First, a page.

How Do You Create and Nurture a Growth Mindset?

G. Rabalais - November 16, 2021

A recent publication from the Growth Institute brings into focus some practical strategies for developing a growth mindset. This blog post is adapted from that article.

Do you believe that having a growth mindset is beneficial in leading yourself, leading a team, or leading an organization? If so, do you know how to develop a growth mindset for yourself as a leader? Recall thatthe key difference between a growth mindset and a fixed mindset is the belief that you can learn new things because you have the ability and talent to do so, which translates into a willingness to exert the effort required to get it done. The challenges of the work environmentare therefore not seen as obstacles (as they often are with a fixed mindset), but rather setbacks provide opportunities to learn and developnew skillswith a growth mindset.

Just how do you go about creating and nurturing a growth mindset?This article suggests six habits that can help: 

  1. Embrace Change.The COVID-19 pandemic of the past 18 months has served as a dramatic example of the rapidly changing environment we now live in. For leaders who are unable to pivot and accept that change is an ongoingpart of our world, success will be difficult.Stick to your core values butapproach every day with the understanding that challenges represent an opportunity to embrace change and to dobetter going forward. Just consider how the pandemic accelerated the use of virtual, synchronous meetings and the flexibility to work from home while still getting the job done. 
  1. Become Self-Aware. Self-awareness is the foundation of the four components of emotional intelligence and is a skill that can be developed. Being more self-aware helps you to know yourself so that you can manage your emotions in changing environments. As change forces new thinking and sometimes rapid changes in approaches to accomplishing work, self-awareness facilitates our decision-making. Just imagine if UofL had no experience or capacity for online teaching prior to the onset of the pandemic—we could not have pivoted so quickly to continue our core mission of educating studentsbutbeing aware of our abilities helped us adapt to the disruptions instead.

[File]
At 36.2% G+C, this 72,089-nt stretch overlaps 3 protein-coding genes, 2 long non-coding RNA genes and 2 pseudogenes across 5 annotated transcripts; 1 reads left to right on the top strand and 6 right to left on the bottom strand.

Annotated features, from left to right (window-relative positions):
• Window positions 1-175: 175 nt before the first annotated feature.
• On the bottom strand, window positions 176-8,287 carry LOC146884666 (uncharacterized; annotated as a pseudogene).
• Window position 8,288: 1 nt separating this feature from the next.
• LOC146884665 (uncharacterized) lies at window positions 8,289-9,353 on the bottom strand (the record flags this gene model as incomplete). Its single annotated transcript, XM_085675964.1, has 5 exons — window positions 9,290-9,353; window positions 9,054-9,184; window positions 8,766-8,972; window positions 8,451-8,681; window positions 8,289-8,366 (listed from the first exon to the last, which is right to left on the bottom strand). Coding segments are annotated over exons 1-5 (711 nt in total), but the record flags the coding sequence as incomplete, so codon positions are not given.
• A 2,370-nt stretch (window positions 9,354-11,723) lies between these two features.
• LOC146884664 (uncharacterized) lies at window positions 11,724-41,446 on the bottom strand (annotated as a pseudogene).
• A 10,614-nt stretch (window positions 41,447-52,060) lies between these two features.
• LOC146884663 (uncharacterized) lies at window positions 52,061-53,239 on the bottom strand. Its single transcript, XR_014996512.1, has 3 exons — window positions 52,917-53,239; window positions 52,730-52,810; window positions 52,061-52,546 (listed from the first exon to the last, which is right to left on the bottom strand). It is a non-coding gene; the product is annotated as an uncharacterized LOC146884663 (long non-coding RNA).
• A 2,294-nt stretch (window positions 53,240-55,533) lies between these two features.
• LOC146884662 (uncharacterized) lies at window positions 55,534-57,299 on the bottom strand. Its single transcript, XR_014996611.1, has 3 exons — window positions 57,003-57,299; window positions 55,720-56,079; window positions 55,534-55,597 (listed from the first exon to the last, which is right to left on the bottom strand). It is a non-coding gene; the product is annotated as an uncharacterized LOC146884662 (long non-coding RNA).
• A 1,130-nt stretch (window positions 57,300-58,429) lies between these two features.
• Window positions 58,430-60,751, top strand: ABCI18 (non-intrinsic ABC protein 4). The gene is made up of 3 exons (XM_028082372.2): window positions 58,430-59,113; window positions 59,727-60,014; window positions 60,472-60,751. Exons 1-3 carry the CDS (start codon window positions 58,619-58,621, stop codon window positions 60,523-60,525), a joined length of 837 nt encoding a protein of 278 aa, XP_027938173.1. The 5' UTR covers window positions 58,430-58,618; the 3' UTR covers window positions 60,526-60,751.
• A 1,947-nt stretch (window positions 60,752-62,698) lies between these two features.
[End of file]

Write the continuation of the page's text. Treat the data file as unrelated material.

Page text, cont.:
1. Disrupt Yourself.Create and nurture a growth mindset by being willing to ask disruptive questions. This practice can make you and your team more ready for change. Ask yourself: 

    • What habits, practices, and routines in your life and at work need to be shaken up a bit? 
    • Are you doing things that used to succeed but no longer work as well, if at all? 
    • Are you spending time on unproductive activities that could be better invested elsewhere? 

This process of self-disruption can help you to escape the trappings of a fixed mindset, thereby opening new ways for you and your team to see challenges as opportunities rather than obstacles. 

  1. Recognize and Reward the Value of Learning in Failure. Since some aspects of failure in our personal and work lives are inevitable, we must develop the mindset to learn from our mistakes, which advances our personal and team growth. As the leader, create the safety for your team to take some risks, allowing failure to be recognized as a learning tool. This will encourage your team to engage in their work with a growth mindset and perhaps discover a new, better way to accomplish your goals.

  1. Focus on the Process as an Ongoing Project. The goal here is to achieve continued marginal improvements in how you and your team execute the work that you do, whether that work is teaching trainees, conducting research, applying for grants, writing manuscripts, improving patient access, reducing length of stay, etc. By attending to the process and not just the result, you will naturally build a questioning approach that is characteristic of a growth mindset. 

  1. Practice Perseverance. The fruits of a growth mindset require time to develop, so be patient and persevere. By seeing obstacles and failure as opportunities to learn, we push through and persist as we drive toward our personal and team goals.Just imagine how nurturing a growth mindset for you and your team can make UofL a Great Place to Work, Learn and Invest.